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Tuesday, April 19, 2005

Nazi Pope

Ratzinger/Benedict was a Nazi--that's him on the right in 1943 as a "German military anti-aircraft unit helper," as the Chicago Tribune puts it.

I could give a shit who the Pope is. I subscribe--sorry Dad--to George Carlin's theory of religion as a belief in an invisible man who controls our lives.

That having been said: Shouldn't there be some kind of rule where if you're a Nazi, you don't get to be Pope? I understand that Ratzinger was young and he was conscripted. But you know, life's not fair, and we know it wasn't your fault, but there's just this little rule we have about God's sole representative on Earth not also having been a Nazi. It's just this thing--sorry. Born outside the U.S.? Can't be president, even if you're a fantastic guy or gal. Sorry. Did a stint in Hitler Youth? Sorry, can't be Pope. I know, I know--but Cardinal's not so bad, right Ratzinger?

More seriously: The fact that Ratzinger was young and conscripted carries no weight whatsoever. One of the glorious things we heard incessantly about Pope John Paul during his interminable deathwatch was his heroism and struggle having lived under the heel of Nazis in Poland. It was heroic for a young man to survive in Nazi-occupied Poland with his moral life intact, because collaboration was safer and easier. Otherwise there's nothing heroic about it. If you fete John Paul for his survival of Nazism, you are lauding him in part for his moral courage to reject Nazism and violence in the face of a profound temptation to take the path of least resistance, and his willingness to accept the consequences of refusing to participate in Nazism for the simple fact that participating in Nazism is wrong.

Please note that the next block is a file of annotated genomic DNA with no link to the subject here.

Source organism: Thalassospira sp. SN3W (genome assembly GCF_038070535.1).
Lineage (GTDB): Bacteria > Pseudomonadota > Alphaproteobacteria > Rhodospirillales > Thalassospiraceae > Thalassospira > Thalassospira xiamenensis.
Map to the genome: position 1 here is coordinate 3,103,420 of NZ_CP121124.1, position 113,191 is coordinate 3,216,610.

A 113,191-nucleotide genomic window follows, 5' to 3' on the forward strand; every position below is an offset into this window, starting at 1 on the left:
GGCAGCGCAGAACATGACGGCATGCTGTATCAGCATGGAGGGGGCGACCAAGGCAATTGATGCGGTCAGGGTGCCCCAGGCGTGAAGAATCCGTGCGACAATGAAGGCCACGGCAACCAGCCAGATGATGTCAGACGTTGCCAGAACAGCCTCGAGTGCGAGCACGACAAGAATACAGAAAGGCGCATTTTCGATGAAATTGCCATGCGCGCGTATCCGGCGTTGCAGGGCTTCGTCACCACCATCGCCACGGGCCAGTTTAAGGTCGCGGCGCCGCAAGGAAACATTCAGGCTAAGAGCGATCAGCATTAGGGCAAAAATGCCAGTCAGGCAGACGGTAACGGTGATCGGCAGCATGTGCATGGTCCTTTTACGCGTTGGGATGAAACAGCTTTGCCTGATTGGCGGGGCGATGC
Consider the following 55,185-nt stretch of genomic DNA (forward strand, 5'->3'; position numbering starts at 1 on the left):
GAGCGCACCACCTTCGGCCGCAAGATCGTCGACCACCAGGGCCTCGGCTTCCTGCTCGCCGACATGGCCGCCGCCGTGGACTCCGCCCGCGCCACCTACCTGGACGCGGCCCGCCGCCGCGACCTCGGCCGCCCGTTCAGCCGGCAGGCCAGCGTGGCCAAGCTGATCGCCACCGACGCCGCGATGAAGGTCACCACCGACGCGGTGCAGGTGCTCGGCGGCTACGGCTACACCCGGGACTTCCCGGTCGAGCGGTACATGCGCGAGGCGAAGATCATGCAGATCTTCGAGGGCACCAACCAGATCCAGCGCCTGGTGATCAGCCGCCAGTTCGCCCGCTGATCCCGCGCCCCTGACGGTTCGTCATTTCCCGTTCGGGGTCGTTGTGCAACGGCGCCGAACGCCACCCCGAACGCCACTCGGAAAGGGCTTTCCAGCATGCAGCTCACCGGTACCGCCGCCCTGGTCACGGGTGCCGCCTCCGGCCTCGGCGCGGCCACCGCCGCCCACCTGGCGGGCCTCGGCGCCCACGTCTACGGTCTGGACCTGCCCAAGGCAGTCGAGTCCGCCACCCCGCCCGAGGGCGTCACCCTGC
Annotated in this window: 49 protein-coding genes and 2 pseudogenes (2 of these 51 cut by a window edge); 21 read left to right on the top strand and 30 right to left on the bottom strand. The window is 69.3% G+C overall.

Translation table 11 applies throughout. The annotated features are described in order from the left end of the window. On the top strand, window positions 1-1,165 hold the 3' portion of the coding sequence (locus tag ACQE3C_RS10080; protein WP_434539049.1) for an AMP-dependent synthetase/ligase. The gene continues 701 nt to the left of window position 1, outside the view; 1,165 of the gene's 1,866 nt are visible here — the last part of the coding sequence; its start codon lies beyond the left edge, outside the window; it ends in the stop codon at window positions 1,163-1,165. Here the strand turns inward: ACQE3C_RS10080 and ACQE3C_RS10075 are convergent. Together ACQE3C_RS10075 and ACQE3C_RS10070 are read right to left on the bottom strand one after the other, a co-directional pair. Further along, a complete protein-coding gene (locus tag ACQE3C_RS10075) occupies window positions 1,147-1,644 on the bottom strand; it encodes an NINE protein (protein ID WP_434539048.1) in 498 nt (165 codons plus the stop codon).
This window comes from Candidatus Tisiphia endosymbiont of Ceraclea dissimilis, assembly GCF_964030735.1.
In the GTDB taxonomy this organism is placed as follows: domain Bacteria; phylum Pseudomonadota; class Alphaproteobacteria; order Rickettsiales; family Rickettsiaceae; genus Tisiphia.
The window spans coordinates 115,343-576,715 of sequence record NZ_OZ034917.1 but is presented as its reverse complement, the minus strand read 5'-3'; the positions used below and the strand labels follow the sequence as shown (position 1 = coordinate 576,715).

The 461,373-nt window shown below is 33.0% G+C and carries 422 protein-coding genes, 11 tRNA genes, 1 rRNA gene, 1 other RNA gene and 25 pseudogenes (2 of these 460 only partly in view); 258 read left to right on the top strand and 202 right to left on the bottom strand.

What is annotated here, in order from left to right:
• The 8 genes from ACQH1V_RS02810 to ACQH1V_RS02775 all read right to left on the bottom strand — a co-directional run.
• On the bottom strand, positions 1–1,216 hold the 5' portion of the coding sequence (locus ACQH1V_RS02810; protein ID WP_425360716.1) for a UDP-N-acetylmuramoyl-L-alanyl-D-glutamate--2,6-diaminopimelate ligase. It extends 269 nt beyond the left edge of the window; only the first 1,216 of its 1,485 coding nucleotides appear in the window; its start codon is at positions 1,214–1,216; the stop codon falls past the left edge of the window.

You can't then turn around and apologize for Ratzinger--who is now God's chosen one--for failing to have that moral courage, even as a 14-year-old, because, well, it was hard and everybody was doing it. It's a simple choice--do I participate in evil or do I face the consequences of rejecting it? If the choice is be a Nazi or go to a labor camp, or be a Nazi or die, I'd like to think I'd have the courage to choose death. I'd certainly hope that the man elected as a moral leader for a billion people would have had that courage. He did not.

As a footnote--given the tens, possibly hundreds of millions of dollars that the networks spent on this pope-fest, don't you think one of them could have figured this out before a British paper published it over the weekend? I mean, he's long been a contender for Pope, he's a German of a certain age--Where was he during World War II? is a pretty natural question.